The Taxpayer Relief Act of 1997 created the Education IRA, now known as the Coverdell Education Savings Account. Its sole purpose is to help you pay for your child's education expenses, such as tuition, fees, books, supplies, equipment, and in some cases, room and board and computers. The Economic Growth and Tax Relief Reconciliation Act of 2001 improved these options.
The deadline for making a Coverdell contribution is the tax return deadline for the year for which the contribution is being made (usually April 15 of the following calendar year) not including extensions.
Unlike Traditional IRAs, contributions to a Coverdell are never tax-deductible. However, a Coverdell offers you the potential for tax-free withdrawals - including earnings.
The total contributions each year to each child's Coverdell cannot exceed $2,000. If you're eligible, you can contribute the full amount for each child. For example, if you have three children and each has his or her own Coverdell, you can contribute $6,000 ($2,000 to each).
You can contribute the full amount if you are a:
- Single filer with Modified Adjusted Gross Income (MAGI) up to $95,000
- Joint filer with MAGI up to $190,000
You can make contributions of less than the full amount if you are a:
- Single filer with MAGI between $95,000 and $110,000
- Joint filer with MAGI between $190,000 and $220,000
If your income exceeds these amounts, you cannot make a regular Coverdell contribution for that year.
You can make contributions to a child's Coverdell until he or she reaches the age of 18. This age limit does not apply to special needs beneficiaries. This is a person who requires additional time to complete his or her education because of a physical, mental or emotional condition (including a learning disability).
No. Anybody who meets the income requirements can open and contribute to your child's Coverdell. This includes grandparents, aunts and uncles, family friends and anyone else who wants to pitch in to your child's education fund. Corporations, tax-exempt organizations and other entities can also make Coverdell contributions, and there are no income limits on these contributors. However, the total annual contributions to all Coverdells for each child can't exceed $2,000.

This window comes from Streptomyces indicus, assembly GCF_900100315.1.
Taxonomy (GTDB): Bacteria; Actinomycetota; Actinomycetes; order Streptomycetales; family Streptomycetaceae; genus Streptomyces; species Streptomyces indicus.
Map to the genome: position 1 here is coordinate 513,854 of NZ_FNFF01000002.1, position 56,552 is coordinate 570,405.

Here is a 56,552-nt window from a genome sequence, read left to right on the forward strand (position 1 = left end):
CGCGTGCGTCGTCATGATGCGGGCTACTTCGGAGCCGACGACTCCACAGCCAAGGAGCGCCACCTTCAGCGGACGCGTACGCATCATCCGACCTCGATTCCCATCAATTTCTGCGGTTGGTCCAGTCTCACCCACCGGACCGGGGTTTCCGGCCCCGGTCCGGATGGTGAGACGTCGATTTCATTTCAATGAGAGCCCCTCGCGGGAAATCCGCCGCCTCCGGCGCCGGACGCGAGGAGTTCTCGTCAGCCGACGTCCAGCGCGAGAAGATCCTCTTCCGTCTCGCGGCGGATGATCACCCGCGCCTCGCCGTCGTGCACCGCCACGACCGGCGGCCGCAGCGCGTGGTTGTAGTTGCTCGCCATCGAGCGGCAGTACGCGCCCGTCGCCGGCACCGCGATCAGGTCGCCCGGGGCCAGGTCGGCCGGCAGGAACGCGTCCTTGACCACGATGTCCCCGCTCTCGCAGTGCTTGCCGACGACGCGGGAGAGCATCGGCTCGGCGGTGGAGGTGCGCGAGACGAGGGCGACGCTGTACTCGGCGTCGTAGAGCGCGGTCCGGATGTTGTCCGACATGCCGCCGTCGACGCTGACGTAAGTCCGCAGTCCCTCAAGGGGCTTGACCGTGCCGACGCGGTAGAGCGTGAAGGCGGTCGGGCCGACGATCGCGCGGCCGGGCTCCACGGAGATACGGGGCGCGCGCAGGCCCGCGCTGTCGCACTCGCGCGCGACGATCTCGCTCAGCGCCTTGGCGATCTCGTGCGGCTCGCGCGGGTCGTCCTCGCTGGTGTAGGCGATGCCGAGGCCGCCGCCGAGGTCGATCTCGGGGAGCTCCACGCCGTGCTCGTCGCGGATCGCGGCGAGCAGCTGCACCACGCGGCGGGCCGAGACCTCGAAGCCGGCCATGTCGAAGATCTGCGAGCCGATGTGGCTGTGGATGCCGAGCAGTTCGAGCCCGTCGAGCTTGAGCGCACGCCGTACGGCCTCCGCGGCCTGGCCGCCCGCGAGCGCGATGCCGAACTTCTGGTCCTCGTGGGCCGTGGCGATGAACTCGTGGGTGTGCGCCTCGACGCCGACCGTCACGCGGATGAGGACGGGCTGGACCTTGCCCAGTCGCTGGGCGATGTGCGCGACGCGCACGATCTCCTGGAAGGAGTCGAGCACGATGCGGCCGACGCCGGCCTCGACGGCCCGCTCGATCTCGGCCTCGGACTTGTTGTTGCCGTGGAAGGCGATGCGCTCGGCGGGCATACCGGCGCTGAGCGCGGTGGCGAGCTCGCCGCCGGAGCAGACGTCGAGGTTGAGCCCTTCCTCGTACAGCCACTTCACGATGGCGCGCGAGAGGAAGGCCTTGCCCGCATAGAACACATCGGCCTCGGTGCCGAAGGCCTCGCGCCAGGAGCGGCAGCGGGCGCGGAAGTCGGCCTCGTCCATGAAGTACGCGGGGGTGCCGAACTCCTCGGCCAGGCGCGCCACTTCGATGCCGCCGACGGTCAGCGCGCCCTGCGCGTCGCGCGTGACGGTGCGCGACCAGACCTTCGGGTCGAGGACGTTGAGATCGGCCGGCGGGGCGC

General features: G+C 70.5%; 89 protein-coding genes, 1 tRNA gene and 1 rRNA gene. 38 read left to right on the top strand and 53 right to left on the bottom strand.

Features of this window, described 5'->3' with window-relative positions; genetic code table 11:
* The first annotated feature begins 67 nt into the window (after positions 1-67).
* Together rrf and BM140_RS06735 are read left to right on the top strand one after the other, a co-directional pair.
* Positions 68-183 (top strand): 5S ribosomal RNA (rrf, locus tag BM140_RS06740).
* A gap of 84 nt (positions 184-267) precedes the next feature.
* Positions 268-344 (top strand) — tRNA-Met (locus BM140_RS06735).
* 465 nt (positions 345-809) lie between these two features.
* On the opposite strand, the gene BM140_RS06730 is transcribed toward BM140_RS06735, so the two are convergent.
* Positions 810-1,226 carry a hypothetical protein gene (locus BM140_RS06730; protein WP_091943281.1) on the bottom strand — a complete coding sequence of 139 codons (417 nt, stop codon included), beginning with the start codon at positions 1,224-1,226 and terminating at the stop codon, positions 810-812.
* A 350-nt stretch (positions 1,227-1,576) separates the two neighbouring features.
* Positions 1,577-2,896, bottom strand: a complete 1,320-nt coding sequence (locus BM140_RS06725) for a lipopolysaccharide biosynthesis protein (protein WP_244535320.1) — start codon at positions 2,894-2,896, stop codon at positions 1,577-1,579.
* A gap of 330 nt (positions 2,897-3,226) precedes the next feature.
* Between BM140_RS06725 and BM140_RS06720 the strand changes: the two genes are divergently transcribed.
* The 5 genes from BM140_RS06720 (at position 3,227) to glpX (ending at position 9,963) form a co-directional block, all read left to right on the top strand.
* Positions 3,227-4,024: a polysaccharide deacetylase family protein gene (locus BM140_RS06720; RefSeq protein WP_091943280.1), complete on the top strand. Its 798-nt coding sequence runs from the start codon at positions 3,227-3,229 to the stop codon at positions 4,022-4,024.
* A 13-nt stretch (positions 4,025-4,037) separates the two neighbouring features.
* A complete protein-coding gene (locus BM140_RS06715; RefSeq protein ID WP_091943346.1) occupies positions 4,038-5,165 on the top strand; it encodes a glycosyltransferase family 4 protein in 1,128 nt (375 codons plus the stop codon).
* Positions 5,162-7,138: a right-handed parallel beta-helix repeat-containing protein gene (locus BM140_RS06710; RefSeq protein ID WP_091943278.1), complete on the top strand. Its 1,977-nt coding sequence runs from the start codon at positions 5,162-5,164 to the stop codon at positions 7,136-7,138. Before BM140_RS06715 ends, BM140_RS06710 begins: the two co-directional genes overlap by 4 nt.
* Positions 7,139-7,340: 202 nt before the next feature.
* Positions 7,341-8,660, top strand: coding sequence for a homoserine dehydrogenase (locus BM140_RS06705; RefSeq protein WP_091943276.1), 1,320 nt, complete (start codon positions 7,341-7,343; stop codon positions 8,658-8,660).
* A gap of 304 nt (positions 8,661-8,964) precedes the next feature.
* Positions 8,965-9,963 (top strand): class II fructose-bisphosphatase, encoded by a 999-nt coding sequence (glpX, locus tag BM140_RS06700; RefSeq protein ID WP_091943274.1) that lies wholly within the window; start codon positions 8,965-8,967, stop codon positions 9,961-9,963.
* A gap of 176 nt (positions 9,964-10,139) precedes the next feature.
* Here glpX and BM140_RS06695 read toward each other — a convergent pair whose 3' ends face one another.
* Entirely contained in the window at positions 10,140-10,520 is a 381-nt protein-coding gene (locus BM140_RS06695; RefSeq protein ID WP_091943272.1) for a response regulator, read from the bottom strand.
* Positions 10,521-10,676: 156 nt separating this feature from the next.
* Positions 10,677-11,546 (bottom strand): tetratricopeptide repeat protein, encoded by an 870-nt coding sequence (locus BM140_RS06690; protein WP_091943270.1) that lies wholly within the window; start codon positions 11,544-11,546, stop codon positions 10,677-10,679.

Every Coverdell must have one, and only one, "responsible individual" to oversee the account. This person decides when funds will be withdrawn and if and when funds will be rolled over to the Coverdell of a family member. You can be the "responsible individual" as long as you are a parent or legal guardian of the child. The child can serve as the responsible individual after becoming an adult.
As the responsible individual, you can withdraw funds at any time. However, to avoid tax consequences from the withdrawal, you must use the funds to pay for qualified education expenses for your child (the designated beneficiary) before he or she reaches age 30 (except that the age 30 limit does not apply to a special needs beneficiary).
Qualified expenses include tuition, fees, books, and equipment required for enrollment or attendance at nearly any post-secondary educational institution (public, nonprofit or proprietary). Certain room and board expenses also may qualify. Qualified expenses also include these same expenses for elementary and secondary education, and the purchase of computer technology or equipment that is used by the beneficiary and the beneficiary's family while the beneficiary is in school.
If your child (the designated beneficiary) decides not to go to college or leaves school before all the funds are withdrawn, you can roll unused funds into the Coverdell of another child in your family. The beneficiary of the Coverdell who receives the unused funds must be under the age of 30 (except that the age 30 limit does not apply to a special needs beneficiary).
Family members of the designated beneficiary who are eligible to receive unused funds include (but are not limited to) spouses, siblings, step siblings, nieces, nephews, parents, aunts, uncles, grandparents, children and grandchildren. Of course, some of these categories will be eliminated immediately, since the new designated beneficiary must be under the age of 30 at the time of the rollover (except that the age 30 limit does not apply to a special needs beneficiary).
The amount of scholarship money your child receives is deducted from the allowable expenses for the Coverdell. For example, if qualified expenses total $6,000 and your child receives a scholarship for $3,000, you can make a qualified withdrawal of $3,000. Remember that unused funds can always be rolled over into the Coverdell of a family member.
No, rollovers from a Traditional or Roth IRA into a Coverdell are not allowed.